Archive for January, 2012

January 29, 2012

Sunday Roundup – January 29

It wasn’t that long ago that we were ringing in the New Year and making resolutions and yet within this week it will be February. Too many of my besties get a case of the drears this month, so we shall try to keep therir spirits up and make some merry.

So about last week…

Video Post: Pay The Writer – excellent video story. Pay people. Pay them what they are worth. Because we love what we do does not mean we should be giving it away for free.

Creation Lab and Doc Challenges – the Fringe Creation Lab was open for an afternoon last week for folks to go and work on creative stuff with other creative folks. It’s an excellent energy. Also, HotDocs has a great contest going.

Should Art Really Be For Its Own Sake? – oh we do love this question, don’t we? Highest clickthrough rate last week.

On Attending Workshops – I really do love them.

I saw a lot of things last week from Sing A Long Grease at the Lightbox, to Golden Dragon at Tarragon and Cruel and Tender at Canadian Stage, and the afore mentioneds workshop of Walk Like an Egyptian. There is a ridiculous amount of really good stuff going on in our fair city these days. Go see some of it.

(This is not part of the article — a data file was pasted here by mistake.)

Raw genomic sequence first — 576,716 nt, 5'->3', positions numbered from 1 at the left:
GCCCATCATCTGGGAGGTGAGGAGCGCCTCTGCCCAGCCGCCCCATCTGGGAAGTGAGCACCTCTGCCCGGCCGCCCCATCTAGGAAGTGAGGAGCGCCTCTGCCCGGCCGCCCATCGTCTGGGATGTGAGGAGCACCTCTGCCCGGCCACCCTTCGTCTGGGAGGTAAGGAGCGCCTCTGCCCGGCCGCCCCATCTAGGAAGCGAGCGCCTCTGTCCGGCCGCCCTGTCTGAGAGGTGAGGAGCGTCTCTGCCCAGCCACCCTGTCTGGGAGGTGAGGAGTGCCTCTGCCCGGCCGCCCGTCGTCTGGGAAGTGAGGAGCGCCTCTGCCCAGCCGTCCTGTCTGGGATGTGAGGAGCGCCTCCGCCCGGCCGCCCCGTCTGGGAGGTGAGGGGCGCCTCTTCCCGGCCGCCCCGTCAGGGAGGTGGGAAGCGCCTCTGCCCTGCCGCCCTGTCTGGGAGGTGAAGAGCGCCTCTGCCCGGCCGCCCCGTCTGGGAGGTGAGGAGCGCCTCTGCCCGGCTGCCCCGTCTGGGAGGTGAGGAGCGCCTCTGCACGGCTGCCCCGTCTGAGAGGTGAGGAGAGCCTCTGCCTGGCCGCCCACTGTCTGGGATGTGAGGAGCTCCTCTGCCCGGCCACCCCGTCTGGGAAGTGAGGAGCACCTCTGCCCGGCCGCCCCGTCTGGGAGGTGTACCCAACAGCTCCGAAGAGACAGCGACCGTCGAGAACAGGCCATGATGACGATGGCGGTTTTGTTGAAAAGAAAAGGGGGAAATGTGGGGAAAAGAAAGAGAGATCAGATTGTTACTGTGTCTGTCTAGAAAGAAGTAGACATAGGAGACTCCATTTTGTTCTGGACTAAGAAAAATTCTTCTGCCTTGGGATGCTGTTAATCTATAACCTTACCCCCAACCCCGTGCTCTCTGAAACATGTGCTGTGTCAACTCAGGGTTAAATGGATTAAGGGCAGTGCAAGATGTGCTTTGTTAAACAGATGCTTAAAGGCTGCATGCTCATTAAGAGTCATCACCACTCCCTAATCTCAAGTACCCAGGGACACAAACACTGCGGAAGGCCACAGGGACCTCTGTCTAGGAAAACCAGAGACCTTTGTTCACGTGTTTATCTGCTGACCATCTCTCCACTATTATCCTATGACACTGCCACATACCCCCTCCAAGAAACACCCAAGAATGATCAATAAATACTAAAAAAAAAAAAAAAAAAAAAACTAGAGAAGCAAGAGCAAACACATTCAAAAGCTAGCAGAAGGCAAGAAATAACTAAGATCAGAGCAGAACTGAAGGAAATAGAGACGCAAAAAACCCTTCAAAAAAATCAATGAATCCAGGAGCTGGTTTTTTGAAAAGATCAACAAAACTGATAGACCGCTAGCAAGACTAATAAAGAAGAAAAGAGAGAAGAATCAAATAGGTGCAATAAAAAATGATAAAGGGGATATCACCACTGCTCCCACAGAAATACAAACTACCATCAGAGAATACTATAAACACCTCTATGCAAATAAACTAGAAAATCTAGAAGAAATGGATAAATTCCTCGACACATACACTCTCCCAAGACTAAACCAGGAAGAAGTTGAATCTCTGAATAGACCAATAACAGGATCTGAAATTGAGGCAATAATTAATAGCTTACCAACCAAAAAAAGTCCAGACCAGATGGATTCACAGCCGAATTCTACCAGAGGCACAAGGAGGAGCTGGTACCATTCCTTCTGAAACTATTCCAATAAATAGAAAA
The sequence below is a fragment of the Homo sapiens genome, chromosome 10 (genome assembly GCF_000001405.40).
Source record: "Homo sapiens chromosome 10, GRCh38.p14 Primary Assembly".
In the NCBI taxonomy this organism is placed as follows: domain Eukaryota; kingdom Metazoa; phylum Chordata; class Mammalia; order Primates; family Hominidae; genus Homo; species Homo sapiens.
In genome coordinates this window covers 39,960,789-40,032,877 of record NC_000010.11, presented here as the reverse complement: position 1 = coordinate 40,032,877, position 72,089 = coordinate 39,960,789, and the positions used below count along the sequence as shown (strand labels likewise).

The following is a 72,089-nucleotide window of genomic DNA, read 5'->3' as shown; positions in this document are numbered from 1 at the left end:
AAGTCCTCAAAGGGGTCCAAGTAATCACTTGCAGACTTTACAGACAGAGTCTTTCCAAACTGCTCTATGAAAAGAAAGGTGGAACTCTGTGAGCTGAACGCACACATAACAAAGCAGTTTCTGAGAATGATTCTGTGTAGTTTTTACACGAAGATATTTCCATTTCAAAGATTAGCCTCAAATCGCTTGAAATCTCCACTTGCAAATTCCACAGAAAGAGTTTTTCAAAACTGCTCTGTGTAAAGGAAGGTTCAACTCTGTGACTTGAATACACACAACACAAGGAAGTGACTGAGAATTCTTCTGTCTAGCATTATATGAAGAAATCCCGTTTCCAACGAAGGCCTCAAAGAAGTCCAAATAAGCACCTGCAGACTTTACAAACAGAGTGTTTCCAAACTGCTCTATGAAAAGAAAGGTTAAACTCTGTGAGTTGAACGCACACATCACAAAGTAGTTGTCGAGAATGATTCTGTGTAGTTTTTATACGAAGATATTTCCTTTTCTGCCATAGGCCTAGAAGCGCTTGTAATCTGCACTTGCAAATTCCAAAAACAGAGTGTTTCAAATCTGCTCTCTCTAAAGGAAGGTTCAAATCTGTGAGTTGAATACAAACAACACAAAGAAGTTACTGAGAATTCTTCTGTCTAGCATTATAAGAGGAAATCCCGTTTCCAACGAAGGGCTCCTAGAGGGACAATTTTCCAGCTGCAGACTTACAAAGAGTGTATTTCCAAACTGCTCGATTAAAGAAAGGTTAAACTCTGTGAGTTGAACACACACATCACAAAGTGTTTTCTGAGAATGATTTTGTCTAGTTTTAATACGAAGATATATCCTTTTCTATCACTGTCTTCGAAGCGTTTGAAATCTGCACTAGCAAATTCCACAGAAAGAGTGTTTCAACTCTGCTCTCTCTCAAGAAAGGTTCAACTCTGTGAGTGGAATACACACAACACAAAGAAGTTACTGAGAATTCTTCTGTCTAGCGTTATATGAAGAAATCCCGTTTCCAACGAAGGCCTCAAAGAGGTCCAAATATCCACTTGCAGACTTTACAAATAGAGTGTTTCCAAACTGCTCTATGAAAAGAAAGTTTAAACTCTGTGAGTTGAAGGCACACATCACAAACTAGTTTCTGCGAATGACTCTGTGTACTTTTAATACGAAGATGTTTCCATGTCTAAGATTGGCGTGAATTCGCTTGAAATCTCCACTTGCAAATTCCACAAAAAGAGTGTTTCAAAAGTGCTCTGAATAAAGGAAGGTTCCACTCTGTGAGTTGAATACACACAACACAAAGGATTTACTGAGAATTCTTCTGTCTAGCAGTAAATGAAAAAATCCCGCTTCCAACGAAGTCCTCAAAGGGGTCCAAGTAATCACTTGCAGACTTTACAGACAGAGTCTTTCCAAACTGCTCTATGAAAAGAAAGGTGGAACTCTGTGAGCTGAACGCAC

Social Media Week is just around the corner, the workshop I am doing in partnership with Parkdale Village BIA is sold out, which is amazing, and  I’ve just confirmed to be on another panel as well. Busy week.

Quick note that a colleague of mine asked me to promote this survey to artist-type people. Artscape is planning a centre for creative sector entrepreneurship called Launchpad. Click here to tell them what you’d need, folks.

And I’ve decided that the 12 hour art marathon will be happening in February. More on that later.

And finally I was at the Cameron House last night to see Little Jimmie’s Chicken Pickers which is always a fun night of friends and laughter and music. It is also a kid-friendly event and there are usually a half dozen smalls there dancing like crazy. We come to listen and sing a long, they come to dance with purpose and feeling.